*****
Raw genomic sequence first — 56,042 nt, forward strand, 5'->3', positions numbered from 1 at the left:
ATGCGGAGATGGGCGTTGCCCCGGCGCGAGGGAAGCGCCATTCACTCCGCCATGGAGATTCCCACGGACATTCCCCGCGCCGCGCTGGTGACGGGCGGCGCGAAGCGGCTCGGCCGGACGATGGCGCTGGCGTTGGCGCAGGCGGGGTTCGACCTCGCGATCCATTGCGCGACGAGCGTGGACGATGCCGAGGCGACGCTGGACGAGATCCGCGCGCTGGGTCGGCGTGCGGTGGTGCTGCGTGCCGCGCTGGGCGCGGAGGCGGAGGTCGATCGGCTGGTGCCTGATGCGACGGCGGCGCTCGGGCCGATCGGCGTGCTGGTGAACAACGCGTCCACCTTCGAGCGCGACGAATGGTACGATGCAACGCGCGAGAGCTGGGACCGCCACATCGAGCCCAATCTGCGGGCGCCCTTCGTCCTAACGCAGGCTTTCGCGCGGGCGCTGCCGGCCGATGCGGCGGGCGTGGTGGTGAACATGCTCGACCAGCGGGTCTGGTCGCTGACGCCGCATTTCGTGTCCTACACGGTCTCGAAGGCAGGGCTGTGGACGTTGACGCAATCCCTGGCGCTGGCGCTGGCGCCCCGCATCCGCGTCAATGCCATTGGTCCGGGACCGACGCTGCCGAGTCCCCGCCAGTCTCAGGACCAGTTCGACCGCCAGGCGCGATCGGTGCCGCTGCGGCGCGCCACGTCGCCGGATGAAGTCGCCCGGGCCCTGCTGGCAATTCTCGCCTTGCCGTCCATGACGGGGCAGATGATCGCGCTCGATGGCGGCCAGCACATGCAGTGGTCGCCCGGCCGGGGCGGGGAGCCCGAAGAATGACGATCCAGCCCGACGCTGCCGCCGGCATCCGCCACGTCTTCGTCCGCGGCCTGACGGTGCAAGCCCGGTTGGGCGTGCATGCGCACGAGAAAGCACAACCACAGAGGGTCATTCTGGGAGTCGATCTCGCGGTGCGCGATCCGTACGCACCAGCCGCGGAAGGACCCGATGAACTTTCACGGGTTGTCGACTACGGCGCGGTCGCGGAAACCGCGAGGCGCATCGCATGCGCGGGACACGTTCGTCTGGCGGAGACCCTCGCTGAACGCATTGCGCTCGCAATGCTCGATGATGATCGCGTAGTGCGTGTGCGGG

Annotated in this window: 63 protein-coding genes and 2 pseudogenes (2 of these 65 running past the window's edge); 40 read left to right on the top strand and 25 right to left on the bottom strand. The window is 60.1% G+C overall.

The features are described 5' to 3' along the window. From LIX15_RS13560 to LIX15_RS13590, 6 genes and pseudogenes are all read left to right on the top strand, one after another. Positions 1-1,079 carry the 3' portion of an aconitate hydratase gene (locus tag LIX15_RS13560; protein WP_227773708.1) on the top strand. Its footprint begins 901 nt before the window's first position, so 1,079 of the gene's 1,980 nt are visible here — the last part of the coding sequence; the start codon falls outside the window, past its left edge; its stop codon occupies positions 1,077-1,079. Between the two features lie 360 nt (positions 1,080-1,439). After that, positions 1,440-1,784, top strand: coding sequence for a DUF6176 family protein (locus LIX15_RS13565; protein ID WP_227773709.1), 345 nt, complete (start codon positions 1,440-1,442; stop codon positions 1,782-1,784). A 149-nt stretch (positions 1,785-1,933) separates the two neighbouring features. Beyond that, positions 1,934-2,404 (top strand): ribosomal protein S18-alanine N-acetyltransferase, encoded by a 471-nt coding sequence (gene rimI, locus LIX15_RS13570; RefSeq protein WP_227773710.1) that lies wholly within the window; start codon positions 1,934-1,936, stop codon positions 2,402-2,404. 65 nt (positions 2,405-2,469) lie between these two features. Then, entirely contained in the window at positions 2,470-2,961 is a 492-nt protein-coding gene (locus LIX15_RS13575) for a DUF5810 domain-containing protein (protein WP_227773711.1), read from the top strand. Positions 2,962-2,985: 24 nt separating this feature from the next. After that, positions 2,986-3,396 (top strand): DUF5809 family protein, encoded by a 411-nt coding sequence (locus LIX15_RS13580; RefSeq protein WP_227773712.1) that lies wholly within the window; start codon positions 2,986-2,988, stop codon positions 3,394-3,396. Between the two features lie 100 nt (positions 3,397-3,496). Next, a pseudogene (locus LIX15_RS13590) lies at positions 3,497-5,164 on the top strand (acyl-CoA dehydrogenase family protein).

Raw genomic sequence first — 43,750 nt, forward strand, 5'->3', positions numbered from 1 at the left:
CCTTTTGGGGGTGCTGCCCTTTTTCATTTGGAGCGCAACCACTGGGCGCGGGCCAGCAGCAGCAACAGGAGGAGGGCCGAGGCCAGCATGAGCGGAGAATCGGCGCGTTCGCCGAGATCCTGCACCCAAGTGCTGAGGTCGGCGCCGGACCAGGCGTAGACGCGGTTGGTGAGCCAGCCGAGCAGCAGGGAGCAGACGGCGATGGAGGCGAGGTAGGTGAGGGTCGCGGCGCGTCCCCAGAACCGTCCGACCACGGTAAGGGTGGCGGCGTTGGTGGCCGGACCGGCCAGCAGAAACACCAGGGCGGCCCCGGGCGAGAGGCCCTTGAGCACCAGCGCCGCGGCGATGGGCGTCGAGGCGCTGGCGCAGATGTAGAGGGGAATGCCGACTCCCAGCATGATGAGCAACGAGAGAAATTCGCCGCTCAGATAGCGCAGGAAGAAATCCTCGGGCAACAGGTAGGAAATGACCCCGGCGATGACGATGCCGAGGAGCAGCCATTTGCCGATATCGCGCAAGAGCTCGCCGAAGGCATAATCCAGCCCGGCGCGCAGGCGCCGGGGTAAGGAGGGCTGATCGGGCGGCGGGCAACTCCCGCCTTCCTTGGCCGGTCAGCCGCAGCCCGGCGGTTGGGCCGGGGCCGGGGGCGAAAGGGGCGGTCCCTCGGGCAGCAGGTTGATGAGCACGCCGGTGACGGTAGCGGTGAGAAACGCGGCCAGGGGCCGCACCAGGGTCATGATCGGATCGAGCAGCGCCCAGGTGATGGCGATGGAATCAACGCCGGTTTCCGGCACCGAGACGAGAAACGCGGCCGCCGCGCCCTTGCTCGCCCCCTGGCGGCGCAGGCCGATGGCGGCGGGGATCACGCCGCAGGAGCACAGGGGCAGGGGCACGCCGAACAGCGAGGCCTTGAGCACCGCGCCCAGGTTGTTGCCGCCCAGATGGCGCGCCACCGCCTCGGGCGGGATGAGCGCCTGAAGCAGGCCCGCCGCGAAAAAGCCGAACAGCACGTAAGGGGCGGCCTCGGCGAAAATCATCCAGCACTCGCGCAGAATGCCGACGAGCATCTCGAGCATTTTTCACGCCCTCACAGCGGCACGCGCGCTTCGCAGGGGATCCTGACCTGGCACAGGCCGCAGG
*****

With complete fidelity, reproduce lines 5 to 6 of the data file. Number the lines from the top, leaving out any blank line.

Raw genomic sequence first — 43,750 nt, forward strand, 5'->3', positions numbered from 1 at the left:
CCTTTTGGGGGTGCTGCCCTTTTTCATTTGGAGCGCAACCACTGGGCGCGGGCCAGCAGCAGCAACAGGAGGAGGGCCGAGGCCAGCATGAGCGGAGAATCGGCGCGTTCGCCGAGATCCTGCACCCAAGTGCTGAGGTCGGCGCCGGACCAGGCGTAGACGCGGTTGGTGAGCCAGCCGAGCAGCAGGGAGCAGACGGCGATGGAGGCGAGGTAGGTGAGGGTCGCGGCGCGTCCCCAGAACCGTCCGACCACGGTAAGGGTGGCGGCGTTGGTGGCCGGACCGGCCAGCAGAAACACCAGGGCGGCCCCGGGCGAGAGGCCCTTGAGCACCAGCGCCGCGGCGATGGGCGTCGAGGCGCTGGCGCAGATGTAGAGGGGAATGCCGACTCCCAGCATGATGAGCAACGAGAGAAATTCGCCGCTCAGATAGCGCAGGAAGAAATCCTCGGGCAACAGGTAGGAAATGACCCCGGCGATGACGATGCCGAGGAGCAGCCATTTGCCGATATCGCGCAAGAGCTCGCCGAAGGCATAATCCAGCCCGGCGCGCAGGCGCCGGGGTAAGGAGGGCTGATCGGGCGGCGGGCAACTCCCGCCTTCCTTGGCCGGTCAGCCGCAGCCCGGCGGTTGGGCCGGGGCCGGGGGCGAAAGGGGCGGTCCCTCGGGCAGCAGGTTGATGAGCACGCCGGTGACGGTAGCGGTGAGAAACGCGGCCAGGGGCCGCACCAGGGTCATGATCGGATCGAGCAGCGCCCAGGTGATGGCGATGGAATCAACGCCGGTTTCCGGCACCGAGACGAGAAACGCGGCCGCCGCGCCCTTGCTCGCCCCCTGGCGGCGCAGGCCGATGGCGGCGGGGATCACGCCGCAGGAGCACAGGGGCAGGGGCACGCCGAACAGCGAGGCCTTGAGCACCGCGCCCAGGTTGTTGCCGCCCAGATGGCGCGCCACCGCCTCGGGCGGGATGAGCGCCTGAAGCAGGCCCGCCGCGAAAAAGCCGAACAGCACGTAAGGGGCGGCCTCGGCGAAAATCATCCAGCACTCGCGCAGAATGCCGACGAGCATCTCGAGCATTTTTCACGCCCTCACAGCGGCACGCGCGCTTCGCAGGGGATCCTGACCTGGCACAGGCCGCAGG